American cars are designed to have every kind of maintenance done on them and to to be very robust. New technology is frowned upon as expensive to make and hard for dealerships to repair. With this (and not counting GM idiotic cost cutting with which you just end up with cheap cars that 's run like shit till they stop and are impossible to repair since they never ran well to begin with-see 80's chevette and camaro). The ford ranger and ford crown victoria and jeep wrangler and xj cherokee exemplify this philosphy. Nothing flashy, not the best -anything- in their class but a solid car that you can depend on (if you keep up the maintenance) day in and day out and when repairs are needed they are usually easy, straightforward and parts are cheap and available.
A well maintained ranger is worth getting and keeping if you need a small pickup. Due to various reasons (mostly new cafe standards) we are not likely to see their like again in the US market for a long time. There will be a ton available in junk yards for part scrounging and every repair shop in existence can work on these things. Sounds like fair price for a good one in good condition with the record to prove it. All the work done it doesn't guarantee it will last longer or not require any repair/maintenance (in fact the best way to shorten any cars life span is to neglect these things and well made american cars really respond to good maintenance). It does mean this vehicle is more likely to last longer than one that isn't maintained. So buy the ranger and keep it running as long as you can-it is the last of a dying kind of car.
posted by bartonlong at 8:54 PM on November 12, 2012 [1 favorite]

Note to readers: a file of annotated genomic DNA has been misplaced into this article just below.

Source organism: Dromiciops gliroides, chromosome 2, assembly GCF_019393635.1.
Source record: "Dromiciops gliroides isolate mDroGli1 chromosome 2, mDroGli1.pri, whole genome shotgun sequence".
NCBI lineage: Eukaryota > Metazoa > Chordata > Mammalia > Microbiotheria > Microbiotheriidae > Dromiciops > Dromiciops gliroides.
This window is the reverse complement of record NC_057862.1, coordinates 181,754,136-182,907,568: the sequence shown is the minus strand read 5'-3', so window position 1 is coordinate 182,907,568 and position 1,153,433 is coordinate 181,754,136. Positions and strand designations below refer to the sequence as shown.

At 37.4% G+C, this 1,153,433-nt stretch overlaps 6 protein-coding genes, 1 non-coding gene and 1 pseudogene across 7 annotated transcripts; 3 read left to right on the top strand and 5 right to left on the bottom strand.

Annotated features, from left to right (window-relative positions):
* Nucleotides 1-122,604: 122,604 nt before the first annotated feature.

I've had three Rangers, sold the 1990 for $3000 in 1999, had 300,000 on it. Had a 1997 4wd, step daughter stole and totaled. Last year sold a 2001 for $5500, had 240,000 on it, still going strong @ 275,000.
I do take care of my vehicles, synthetic oil, K&N filters, etc, so it all depends....
posted by raildr at 8:56 PM on November 12, 2012


What's the Kelly Blue Book value for the vehicle? I am at work so I can't check it, but $5500 for an 11 year old modified Ranger with 150k and visible rust seems way overpriced to me.
posted by Kevtaro at 9:48 PM on November 12, 2012


No, a long list of fixes does not inherently mean a vehicle will last longer. It could mean that the vehicle was someone's hobby, or that parts were worn out and replaced out of necessity, or that the owner has a lot of mechanical skills and can do such work more cheaply than someone who has to take their cars to a mechanic.

The fix-list is long and includes replaced truck bed, exhaust system, transmission, clutch

It has a clutch, so it's a stick shift. 150K is rather early for a manual transmission to need repair unless it's been used hard. The bed would've needed replacement only if it were badly rusted out or if it were beat to hell by heavy use. I suspect this truck has been used a lot more than is evident on the surface. The long list of other repairs may have taken care of all the stuff that would be compromised by heavy use, but it easily may not have.

FWIW, no 2001 Ranger with 150K on the clock would be worth $5500 in my neighborhood, even if it looked like new.
posted by jon1270 at 3:14 AM on November 13, 2012


Has it done much off-road work and particularly off-road hauling? Are there are signs that the vehicle has been modded or repaired in line with having done much off-road work. Look underneath it and check for signs of wear at entry and exit points.

If so, in my limited experience of owning a pickup, the actual mileage grossly underplays the wear and tear on major parts if it has been pulling loads and/or going off-road. I'd second what jon1270 says.

A clean engine is nice. But when you drive it, does it pull smoothly and without any smoke?

Also: IMH experience, cheapo pre-purchase inspections for high mileage vehicles are pretty useless as they contain words like "consistent with mileage", which tells you nothing about likely failure rates. Take a mechanic or mechanically savvy friend who'll give you the straight dope.
posted by MuffinMan at 3:16 AM on November 13, 2012


Finally got a chance to check out KBB.com. A 3.0L V6 long bed 2001 Ranger with standard options @ 150,000 miles in *good* condition is only worth about $4k. Fair condition (rust), less than $3500. In addition to the advice re: the vehicle's reliability above, I would look up the exact vehicle on KBB, print it out, and use it to negotiate the price down.
posted by Kevtaro at 4:21 AM on November 13, 2012